Rethinking hereditary relations: the reconstitutor as the evolutionary unit of heredity

Synthese 200 (5):1-42 (2022)
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This paper introduces the reconstitutor as a comprehensive unit of heredity within the context of evolutionary research. A reconstitutor is the structure resulting from a set of relationships between different elements or processes that are actively involved in the recreation of a specific phenotypic variant in each generation regardless of the biomolecular basis of the elements or whether they stand in a continuous line of ancestry. Firstly, we justify the necessity of introducing the reconstitutor by showing the limitations of other evolutionary conceptions of the unit of heredity, such as the replicator, the reproducer, and the Darwinian individual. We argue that these conceptions are based on the requirement of lineage formation, which we argue to be unnecessary for the existence of evolutionary heredity. In the second part, we introduce the reconstitutor, which we base on the concept of Stability of Traits, and illustrate how it covers cases of hereditary phenomena not covered by the previous accounts. Secondly, we illustrate how the reconstitutor could serve as a platform to rethink ecological inheritance and other forms of inheritance that have been recently introduced under the song/singer model of evolution.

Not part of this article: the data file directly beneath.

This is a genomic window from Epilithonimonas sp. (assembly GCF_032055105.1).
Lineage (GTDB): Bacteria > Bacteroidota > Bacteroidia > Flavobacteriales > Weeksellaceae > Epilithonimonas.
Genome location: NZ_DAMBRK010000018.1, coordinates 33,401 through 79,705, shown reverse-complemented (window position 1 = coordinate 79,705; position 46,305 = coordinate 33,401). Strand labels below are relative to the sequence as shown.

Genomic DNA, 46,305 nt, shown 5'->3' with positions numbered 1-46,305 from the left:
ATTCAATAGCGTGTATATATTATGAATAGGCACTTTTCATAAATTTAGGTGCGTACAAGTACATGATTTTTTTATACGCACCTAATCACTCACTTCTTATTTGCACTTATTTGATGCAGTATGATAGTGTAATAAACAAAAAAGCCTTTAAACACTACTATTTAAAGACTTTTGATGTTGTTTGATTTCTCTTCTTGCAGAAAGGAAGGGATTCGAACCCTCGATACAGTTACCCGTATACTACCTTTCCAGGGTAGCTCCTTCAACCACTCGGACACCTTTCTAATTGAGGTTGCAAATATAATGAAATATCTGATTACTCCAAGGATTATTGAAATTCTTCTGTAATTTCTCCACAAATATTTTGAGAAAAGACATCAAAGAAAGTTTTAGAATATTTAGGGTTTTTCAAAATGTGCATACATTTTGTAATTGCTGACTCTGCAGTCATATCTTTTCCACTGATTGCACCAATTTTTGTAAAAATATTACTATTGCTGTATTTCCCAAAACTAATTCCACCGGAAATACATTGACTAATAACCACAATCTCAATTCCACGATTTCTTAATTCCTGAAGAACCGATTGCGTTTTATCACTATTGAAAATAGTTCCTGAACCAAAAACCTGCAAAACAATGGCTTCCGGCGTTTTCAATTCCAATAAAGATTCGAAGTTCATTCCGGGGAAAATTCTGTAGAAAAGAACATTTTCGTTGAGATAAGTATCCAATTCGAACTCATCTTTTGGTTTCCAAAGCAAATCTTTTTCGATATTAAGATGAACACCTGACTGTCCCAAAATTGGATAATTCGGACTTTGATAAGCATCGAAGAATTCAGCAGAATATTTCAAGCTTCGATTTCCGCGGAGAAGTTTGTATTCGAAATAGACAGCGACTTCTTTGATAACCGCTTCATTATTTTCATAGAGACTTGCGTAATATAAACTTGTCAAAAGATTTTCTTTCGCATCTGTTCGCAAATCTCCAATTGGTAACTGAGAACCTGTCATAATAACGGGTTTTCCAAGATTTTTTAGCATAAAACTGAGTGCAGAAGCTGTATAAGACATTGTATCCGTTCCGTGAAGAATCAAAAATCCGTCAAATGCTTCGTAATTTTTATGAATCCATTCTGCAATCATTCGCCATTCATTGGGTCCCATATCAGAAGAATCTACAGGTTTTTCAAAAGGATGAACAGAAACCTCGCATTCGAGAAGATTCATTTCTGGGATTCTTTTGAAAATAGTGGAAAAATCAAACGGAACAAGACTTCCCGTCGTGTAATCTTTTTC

Author Profiles

Javier Suárez
Jagiellonian University
Adrian Stencel
Jagiellonian University
Sophie Veigl
University of Vienna


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